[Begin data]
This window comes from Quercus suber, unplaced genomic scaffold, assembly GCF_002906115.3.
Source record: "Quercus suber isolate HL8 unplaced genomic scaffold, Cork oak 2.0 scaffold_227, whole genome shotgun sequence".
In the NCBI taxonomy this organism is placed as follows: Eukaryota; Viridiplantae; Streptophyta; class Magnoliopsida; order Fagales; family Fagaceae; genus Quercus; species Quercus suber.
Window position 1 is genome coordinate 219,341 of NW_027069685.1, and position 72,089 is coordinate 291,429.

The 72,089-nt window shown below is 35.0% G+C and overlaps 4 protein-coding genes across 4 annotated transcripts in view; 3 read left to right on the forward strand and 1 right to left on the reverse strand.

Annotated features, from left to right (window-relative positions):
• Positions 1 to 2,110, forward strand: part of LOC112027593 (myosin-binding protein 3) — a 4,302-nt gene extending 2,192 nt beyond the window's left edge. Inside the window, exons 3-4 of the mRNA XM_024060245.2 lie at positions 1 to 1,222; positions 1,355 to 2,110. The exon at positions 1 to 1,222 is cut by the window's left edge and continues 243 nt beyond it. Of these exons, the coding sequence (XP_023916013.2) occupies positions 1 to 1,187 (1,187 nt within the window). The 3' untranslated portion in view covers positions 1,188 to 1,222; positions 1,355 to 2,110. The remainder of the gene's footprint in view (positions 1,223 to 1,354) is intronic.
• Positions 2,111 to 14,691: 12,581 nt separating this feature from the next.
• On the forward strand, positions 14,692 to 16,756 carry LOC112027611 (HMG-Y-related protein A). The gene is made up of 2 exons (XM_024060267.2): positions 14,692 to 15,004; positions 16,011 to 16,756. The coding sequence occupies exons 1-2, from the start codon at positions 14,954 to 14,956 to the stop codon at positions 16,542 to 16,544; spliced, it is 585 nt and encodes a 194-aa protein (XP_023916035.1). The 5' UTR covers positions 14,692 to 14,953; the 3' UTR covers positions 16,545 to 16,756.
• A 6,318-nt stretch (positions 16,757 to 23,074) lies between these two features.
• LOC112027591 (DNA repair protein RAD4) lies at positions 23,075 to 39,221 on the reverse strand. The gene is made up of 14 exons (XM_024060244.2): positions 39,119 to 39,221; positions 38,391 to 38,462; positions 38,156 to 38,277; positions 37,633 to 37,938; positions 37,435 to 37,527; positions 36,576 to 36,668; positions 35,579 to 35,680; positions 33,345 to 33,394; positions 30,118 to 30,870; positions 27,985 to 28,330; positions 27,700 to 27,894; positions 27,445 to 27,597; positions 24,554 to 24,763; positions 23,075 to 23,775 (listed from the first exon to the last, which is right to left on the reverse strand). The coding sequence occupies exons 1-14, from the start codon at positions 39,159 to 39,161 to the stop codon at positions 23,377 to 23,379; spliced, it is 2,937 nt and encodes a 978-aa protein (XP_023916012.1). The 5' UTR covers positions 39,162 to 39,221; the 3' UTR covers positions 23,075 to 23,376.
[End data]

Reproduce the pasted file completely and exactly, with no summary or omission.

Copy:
This window comes from Quercus suber, unplaced genomic scaffold, assembly GCF_002906115.3.
Source record: "Quercus suber isolate HL8 unplaced genomic scaffold, Cork oak 2.0 scaffold_227, whole genome shotgun sequence".
In the NCBI taxonomy this organism is placed as follows: Eukaryota; Viridiplantae; Streptophyta; class Magnoliopsida; order Fagales; family Fagaceae; genus Quercus; species Quercus suber.
Window position 1 is genome coordinate 219,341 of NW_027069685.1, and position 72,089 is coordinate 291,429.

The 72,089-nt window shown below is 35.0% G+C and overlaps 4 protein-coding genes across 4 annotated transcripts in view; 3 read left to right on the forward strand and 1 right to left on the reverse strand.

Annotated features, from left to right (window-relative positions):
• Positions 1 to 2,110, forward strand: part of LOC112027593 (myosin-binding protein 3) — a 4,302-nt gene extending 2,192 nt beyond the window's left edge. Inside the window, exons 3-4 of the mRNA XM_024060245.2 lie at positions 1 to 1,222; positions 1,355 to 2,110. The exon at positions 1 to 1,222 is cut by the window's left edge and continues 243 nt beyond it. Of these exons, the coding sequence (XP_023916013.2) occupies positions 1 to 1,187 (1,187 nt within the window). The 3' untranslated portion in view covers positions 1,188 to 1,222; positions 1,355 to 2,110. The remainder of the gene's footprint in view (positions 1,223 to 1,354) is intronic.
• Positions 2,111 to 14,691: 12,581 nt separating this feature from the next.
• On the forward strand, positions 14,692 to 16,756 carry LOC112027611 (HMG-Y-related protein A). The gene is made up of 2 exons (XM_024060267.2): positions 14,692 to 15,004; positions 16,011 to 16,756. The coding sequence occupies exons 1-2, from the start codon at positions 14,954 to 14,956 to the stop codon at positions 16,542 to 16,544; spliced, it is 585 nt and encodes a 194-aa protein (XP_023916035.1). The 5' UTR covers positions 14,692 to 14,953; the 3' UTR covers positions 16,545 to 16,756.
• A 6,318-nt stretch (positions 16,757 to 23,074) lies between these two features.
• LOC112027591 (DNA repair protein RAD4) lies at positions 23,075 to 39,221 on the reverse strand. The gene is made up of 14 exons (XM_024060244.2): positions 39,119 to 39,221; positions 38,391 to 38,462; positions 38,156 to 38,277; positions 37,633 to 37,938; positions 37,435 to 37,527; positions 36,576 to 36,668; positions 35,579 to 35,680; positions 33,345 to 33,394; positions 30,118 to 30,870; positions 27,985 to 28,330; positions 27,700 to 27,894; positions 27,445 to 27,597; positions 24,554 to 24,763; positions 23,075 to 23,775 (listed from the first exon to the last, which is right to left on the reverse strand). The coding sequence occupies exons 1-14, from the start codon at positions 39,159 to 39,161 to the stop codon at positions 23,377 to 23,379; spliced, it is 2,937 nt and encodes a 978-aa protein (XP_023916012.1). The 5' UTR covers positions 39,162 to 39,221; the 3' UTR covers positions 23,075 to 23,376.